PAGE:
Living In The Future

On the one hand, I could make this blog post about how I was getting on the T the other day (Boston’s subway system) and saw a LCD screen displaying the warning that hoverboards are not allowed on the MBTA, which I take to be proof positive that we are, in fact, living in the future (no matter how lame that future has turned out to be). I’m not, though. I’m here to talk about what it’s like writing while stuff you’ve written is being published. Because it’s weird.

Did you know I have a novel coming out tomorrow? No? Why the hell not? Well, I do – NO GOOD DEED comes out tomorrow in e-book form (sold wherever fine e-books are found). Over the past few weeks, I’ve had a lot of friends and acquaintances come up and express how excited I must be and congratulations and so on. What’s weird, though, is that I’m not thinking all that much about NO GOOD DEED. I mean, yeah, I am excited and I’m very pleased it’s coming out and so on, but my thoughts aren’t on it that much. I’m on to the next book, you see. I’m eyeball deep in the umpteenth draft of my next book, trying to pry my way out of plot problems, trying to breathe life into the characters and so on. When somebody interrupts that internal thought stream to talk about NO GOOD DEED I’m forced to stop and remind myself “oh, right -everybody else is still six months behind me!”

NO GOOD DEED comes out tomorrow? Great Scott, Marty!

NO GOOD DEED comes out tomorrow? Great Scott, Marty!

Writing and publishing stuff steadily means there is no time for your to rest on your laurels. You’ve got to keep going, keep writing, keep editing, keep submitting – there is no “break,” really. So, while the thing you finished a year ago is just getting a publishing contract now and won’t hit shelves for another six months, you’re still moving. You kinda have to push what you’ve done out of your head for the stuff you’re doing now and the stuff you want to do next. When the things you publish (stories, novels, whatever) do hit print, it’s enormously gratifying, but it’s also a bit like traveling back in time. “Oh yeah,” you think, “I remember this now – that story was pretty cool!”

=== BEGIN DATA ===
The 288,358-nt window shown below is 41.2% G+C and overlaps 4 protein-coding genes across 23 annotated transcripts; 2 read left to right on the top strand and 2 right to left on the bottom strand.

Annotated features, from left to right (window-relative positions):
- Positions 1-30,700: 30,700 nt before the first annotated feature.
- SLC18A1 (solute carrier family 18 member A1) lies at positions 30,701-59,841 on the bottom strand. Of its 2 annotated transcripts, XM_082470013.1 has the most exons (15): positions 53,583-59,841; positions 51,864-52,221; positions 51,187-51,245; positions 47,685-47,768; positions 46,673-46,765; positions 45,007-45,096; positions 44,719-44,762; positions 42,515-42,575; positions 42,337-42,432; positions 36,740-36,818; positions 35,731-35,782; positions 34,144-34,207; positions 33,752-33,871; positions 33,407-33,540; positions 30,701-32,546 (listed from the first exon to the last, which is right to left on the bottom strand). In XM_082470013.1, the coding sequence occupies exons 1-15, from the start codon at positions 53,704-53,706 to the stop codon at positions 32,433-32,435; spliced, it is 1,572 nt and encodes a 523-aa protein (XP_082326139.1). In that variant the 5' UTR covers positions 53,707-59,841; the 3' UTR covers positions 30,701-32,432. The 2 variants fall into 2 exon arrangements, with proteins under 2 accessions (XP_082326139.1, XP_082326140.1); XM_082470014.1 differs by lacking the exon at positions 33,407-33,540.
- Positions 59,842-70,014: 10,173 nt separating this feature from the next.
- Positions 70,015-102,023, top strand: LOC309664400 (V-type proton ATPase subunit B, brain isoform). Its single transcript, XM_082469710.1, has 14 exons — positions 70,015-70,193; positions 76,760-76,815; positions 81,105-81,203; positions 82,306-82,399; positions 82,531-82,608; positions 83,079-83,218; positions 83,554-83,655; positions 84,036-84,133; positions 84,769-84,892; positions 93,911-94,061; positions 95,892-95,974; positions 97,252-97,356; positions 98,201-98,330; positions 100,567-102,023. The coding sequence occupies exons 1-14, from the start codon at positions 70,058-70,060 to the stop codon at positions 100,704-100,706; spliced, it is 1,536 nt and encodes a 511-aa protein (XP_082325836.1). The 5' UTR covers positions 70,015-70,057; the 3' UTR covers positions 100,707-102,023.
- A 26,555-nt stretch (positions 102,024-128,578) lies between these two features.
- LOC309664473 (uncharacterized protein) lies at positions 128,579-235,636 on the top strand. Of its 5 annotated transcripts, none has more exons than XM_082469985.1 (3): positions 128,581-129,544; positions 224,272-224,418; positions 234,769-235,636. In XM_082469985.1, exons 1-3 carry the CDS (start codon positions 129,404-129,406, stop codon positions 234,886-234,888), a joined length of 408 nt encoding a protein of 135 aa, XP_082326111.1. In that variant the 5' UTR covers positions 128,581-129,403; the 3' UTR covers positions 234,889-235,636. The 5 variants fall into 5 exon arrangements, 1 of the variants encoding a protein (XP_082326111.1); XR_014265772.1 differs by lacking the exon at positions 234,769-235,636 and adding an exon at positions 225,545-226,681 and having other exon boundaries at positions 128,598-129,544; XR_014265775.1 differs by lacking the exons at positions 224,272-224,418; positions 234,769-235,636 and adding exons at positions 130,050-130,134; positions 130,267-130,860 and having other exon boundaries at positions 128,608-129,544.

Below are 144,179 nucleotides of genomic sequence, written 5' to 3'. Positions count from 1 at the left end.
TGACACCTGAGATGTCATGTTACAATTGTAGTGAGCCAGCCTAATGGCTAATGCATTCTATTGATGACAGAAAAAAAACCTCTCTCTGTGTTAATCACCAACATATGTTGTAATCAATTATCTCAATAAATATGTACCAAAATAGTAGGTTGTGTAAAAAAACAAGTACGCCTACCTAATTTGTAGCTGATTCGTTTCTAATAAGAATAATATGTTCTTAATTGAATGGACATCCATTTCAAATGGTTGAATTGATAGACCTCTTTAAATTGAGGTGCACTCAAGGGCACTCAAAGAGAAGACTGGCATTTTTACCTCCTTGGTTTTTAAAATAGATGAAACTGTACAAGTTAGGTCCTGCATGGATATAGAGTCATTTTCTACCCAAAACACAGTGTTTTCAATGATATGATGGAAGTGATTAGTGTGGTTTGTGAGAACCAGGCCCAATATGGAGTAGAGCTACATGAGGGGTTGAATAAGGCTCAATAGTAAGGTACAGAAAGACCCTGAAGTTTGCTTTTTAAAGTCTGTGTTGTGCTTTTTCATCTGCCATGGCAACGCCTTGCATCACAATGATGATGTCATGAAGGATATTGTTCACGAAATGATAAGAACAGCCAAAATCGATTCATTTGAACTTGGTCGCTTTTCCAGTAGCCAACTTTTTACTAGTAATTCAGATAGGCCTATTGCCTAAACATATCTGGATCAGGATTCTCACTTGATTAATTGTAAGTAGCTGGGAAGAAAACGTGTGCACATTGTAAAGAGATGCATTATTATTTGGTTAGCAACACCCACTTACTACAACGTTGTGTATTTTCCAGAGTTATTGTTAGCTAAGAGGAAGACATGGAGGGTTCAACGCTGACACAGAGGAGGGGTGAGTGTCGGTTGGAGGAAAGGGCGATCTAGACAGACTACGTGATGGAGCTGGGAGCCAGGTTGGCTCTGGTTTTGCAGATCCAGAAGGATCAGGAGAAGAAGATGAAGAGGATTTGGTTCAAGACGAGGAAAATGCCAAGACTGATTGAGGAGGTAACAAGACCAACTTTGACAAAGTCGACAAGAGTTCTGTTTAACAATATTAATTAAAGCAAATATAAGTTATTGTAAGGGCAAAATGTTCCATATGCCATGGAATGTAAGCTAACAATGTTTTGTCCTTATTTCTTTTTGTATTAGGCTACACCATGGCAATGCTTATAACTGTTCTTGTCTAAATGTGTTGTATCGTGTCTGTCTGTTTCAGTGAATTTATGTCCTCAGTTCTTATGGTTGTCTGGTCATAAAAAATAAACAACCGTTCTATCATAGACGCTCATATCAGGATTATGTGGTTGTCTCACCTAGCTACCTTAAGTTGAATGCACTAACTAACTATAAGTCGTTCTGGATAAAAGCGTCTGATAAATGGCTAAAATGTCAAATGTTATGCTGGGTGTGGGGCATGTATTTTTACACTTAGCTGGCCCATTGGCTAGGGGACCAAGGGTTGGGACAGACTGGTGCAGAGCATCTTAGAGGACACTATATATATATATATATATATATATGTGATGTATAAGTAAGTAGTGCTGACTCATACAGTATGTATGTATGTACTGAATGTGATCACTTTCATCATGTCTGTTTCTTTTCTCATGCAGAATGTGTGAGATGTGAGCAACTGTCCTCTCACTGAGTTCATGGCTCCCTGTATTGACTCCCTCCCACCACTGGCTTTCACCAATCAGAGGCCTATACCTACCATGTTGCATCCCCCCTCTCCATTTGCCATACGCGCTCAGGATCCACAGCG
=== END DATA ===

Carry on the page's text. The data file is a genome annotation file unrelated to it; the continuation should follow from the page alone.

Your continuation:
So, it’s a little weird. There’s the time-lag between you and the audience – they’re behind you, reading the stories you worked so hard to create, and you’re out in front, still creating new ones nobody will see for months. When you hear from them, it’s like a radio message from the past, telling you how you did all that time ago.

And that’s totally awesome, mind you. But it’s still a little weird.


Publicity Notes

The blog tour for NO GOOD DEED gets under way tomorrow – watch this space for updates! The book releases then, so be sure to pick up your copy!

Harper Collins

Amazon

Barnes and Noble

Google

Apple

If you like paperback instead, I’ve received intel indicating the paperback release of the book will be August 9th, 2016.

Also:

  • I’ll be on an episode of Grim Tidings Podcast on this Friday, 6/24. I think.
  • Again, if you’re in the Boston area, consider checking out a reading and lecture on world building I’ll be giving at the Hingham Public Library on June 30th, from 7:00pm-8:30pm.

That’s all for now! Be talking to you all soon!

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About aahabershaw

Writer, teacher, gaming enthusiast, and storyteller. I write stories, novels, and occasional rants.

Posted on June 20, 2016, in Critiques, Theories, and Random Thoughts, Publicity and tagged , , , , , , . Bookmark the permalink. 4 Comments.

  1. Martin L. Shoemaker

    Futures, plural. The projects proliferate. So there might be multiple projects between the one you’re working on and the ones friends are excited about.

    • Other than an issue of preferred semantics, I’m not certain that correction makes much actual difference.

      • Martin L. Shoemaker

        It deepens the problem for you to keep the projects straight in your head. When you have one on sale now, one in edits, one you’re writing, and one you’re planning, you’ll be completely lost, trying to live in four times at once.

      • Martin L. Shoemaker

        And may you have such problems very soon!

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